How to Talk to Your Kids About the Middlebrook Teacher Sex Assault Arrest

Writing an aricle about the arrest of a Middlebrook teacher for having a sexual encounter with an underage boy makes me sad and sickened at the same time. It’s something that every parent prays will never happen to their child or at their school. But it does and it seems to occur with alarming frequency.

Discussing this with our kids is a tough conversation to have but, unfortunately, one that we must. While neither of my children had this man as a teacher, it’s my understanding that he was highly regarded by parents and students alike. The conversation needs to go beyond discussing the actual incident and include issues of betrayal, loss and trust as well.

It would be naïve to think that our kids won’t learn about this incident, they absolutely will. Now more than ever, kids need to know that they can trust their parents to have open and honest conversations. There’s no need to overshare but this is a “teachable moment” that allows parents to remind kids that, sadly, we never know who could be a sexual predator.

I spoke with Wilton-based psychologist Dr. Susan Bauerfeld who stressed that prior to any conversation, it’s important that parents are calm and not in a “fight/fear” mode.

“This type of incident brings up strong feelings in parents, especially for those whose children attend Middlebrook. While this is a disturbing situation, we must ask ourselves whether we believe our own child has been harmed or whether we’re just afraid of the situation in general. We have the opportunity to talk to our kids not from a fear-based perspective but one in which we can offer them tools for handling a situation like this should they be faced with it in the future,” Bauerfeld says.

Child psychologist Dr. Stacey Radin explains that, when talking to kids, it’s important to start out with a sense of inquiry as to what they already know, dispel any mistruths and “fill in the blanks” without going into too much detail.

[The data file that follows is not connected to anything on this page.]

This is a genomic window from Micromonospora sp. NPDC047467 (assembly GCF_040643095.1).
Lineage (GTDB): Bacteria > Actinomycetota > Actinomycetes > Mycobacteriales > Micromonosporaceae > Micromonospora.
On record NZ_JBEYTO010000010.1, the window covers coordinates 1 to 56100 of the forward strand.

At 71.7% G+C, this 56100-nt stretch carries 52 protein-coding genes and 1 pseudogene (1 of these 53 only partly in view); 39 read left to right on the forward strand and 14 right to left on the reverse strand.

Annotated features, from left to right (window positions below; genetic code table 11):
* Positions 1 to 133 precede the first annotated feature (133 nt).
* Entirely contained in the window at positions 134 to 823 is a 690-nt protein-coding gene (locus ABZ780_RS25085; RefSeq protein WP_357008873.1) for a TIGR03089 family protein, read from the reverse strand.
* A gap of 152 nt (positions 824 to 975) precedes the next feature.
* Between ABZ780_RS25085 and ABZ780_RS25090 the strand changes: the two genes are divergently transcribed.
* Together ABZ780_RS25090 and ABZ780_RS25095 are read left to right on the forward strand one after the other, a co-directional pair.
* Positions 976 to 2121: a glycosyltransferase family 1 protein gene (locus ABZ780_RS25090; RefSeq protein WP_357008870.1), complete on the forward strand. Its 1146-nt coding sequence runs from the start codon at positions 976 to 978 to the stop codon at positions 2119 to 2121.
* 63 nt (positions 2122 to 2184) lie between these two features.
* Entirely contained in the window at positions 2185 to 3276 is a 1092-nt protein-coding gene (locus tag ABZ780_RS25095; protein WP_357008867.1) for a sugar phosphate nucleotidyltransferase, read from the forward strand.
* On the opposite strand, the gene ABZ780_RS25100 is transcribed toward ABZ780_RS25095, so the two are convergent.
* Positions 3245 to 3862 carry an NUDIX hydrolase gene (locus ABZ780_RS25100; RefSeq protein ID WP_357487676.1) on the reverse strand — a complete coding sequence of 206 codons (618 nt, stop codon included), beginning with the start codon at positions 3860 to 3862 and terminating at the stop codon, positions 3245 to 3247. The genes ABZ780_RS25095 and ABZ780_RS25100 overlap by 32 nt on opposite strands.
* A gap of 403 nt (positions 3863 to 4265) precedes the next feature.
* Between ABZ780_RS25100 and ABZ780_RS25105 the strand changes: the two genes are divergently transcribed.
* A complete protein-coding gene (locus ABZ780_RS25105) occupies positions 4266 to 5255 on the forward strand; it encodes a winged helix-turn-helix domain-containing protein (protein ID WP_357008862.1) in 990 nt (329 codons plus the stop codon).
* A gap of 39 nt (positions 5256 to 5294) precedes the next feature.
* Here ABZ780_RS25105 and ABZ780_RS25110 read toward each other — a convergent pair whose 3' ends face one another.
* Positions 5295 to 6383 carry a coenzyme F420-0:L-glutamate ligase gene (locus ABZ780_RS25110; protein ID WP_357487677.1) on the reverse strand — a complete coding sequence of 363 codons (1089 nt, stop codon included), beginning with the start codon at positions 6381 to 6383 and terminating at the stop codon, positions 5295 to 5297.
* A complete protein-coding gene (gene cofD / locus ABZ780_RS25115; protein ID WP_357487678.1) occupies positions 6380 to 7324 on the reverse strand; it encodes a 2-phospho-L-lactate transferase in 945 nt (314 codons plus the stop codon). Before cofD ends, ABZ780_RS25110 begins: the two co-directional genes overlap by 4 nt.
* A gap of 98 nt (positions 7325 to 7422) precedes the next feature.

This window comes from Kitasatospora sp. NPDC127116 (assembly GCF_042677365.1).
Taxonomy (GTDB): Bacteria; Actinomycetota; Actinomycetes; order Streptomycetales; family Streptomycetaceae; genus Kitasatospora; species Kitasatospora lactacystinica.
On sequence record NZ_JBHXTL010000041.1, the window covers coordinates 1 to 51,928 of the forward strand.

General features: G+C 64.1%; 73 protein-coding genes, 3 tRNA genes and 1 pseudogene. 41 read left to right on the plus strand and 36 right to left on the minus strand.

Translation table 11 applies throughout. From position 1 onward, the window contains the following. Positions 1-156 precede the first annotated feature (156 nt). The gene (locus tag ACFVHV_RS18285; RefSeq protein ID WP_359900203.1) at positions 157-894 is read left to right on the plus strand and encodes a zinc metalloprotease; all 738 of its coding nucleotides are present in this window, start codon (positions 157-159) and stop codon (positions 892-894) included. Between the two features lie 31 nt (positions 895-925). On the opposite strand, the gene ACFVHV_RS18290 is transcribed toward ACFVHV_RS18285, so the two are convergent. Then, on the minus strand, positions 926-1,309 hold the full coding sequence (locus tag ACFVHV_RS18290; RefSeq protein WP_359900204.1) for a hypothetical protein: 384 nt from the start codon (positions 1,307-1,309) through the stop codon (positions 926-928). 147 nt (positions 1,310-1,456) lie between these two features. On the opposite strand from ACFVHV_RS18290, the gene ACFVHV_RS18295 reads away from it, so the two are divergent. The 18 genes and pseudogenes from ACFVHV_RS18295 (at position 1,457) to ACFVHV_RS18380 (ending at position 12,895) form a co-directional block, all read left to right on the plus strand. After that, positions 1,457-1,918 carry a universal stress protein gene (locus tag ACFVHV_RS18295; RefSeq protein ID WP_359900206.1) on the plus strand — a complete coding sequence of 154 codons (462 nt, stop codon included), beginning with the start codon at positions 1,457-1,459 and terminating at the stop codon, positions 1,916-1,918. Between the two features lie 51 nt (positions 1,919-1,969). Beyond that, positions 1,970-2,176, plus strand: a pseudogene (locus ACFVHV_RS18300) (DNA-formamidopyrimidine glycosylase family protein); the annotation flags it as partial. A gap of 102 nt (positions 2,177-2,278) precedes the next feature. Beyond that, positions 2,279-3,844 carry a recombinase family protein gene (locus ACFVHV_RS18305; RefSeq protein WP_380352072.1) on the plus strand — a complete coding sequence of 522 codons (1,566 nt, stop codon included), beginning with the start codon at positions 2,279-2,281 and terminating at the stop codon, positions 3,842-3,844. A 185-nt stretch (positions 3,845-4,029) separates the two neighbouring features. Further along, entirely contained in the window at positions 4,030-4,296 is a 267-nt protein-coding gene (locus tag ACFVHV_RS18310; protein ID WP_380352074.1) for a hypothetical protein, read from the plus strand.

“It’s critical in these situations for parents to remain neutral. Kids will sense if it’s a taboo subject and they need to know that you can handle this conversation. They need to see that you can remain calm and they have a safe space to share and talk at any time.”

Radin goes on to explain that often, reactions will come weeks later and they can be mixed. “Be OK with whatever your kids say. They might have mixed emotions – angry about the incident but sad if they liked him as a teacher. It’s a loss for them and it’s good for you to share your feelings as well as long as it’s done calmly. And continue to reassure them that no matter what, it’s safe to come to you to talk.”

The American Academy of Pediatrics offers this advice on minimizing the risk that your child could be a victim and what to do if you suspect abuse:

  • Teach children early and often that there are no secrets between children and their parents, and that they should feel comfortable talking with their parent about anything — good or bad, fun or sad, easy or difficult.
  • Create an environment at home in which sexual topics can be discussed comfortably. Use news items and publicized reports of child sexual abuse to start discussions of safety, and reiterate that children should always tell a parent about anyone who is taking advantage of them sexually.
  • If your child discloses any history of sexual abuse, listen carefully, and take his or her disclosure seriously. Too often, children are not believed, particularly if they implicate a family member as the perpetrator. Contact your pediatrician, the local child protection service agency, or the police. If you don’t intervene, the abuse might continue, and the child may come to believe that home is not safe and that you are not available to help.

Wilton resident Alison Jacobson is a motivational speaker and life coach who is also known as The Safety Mom. You can find out more at her website,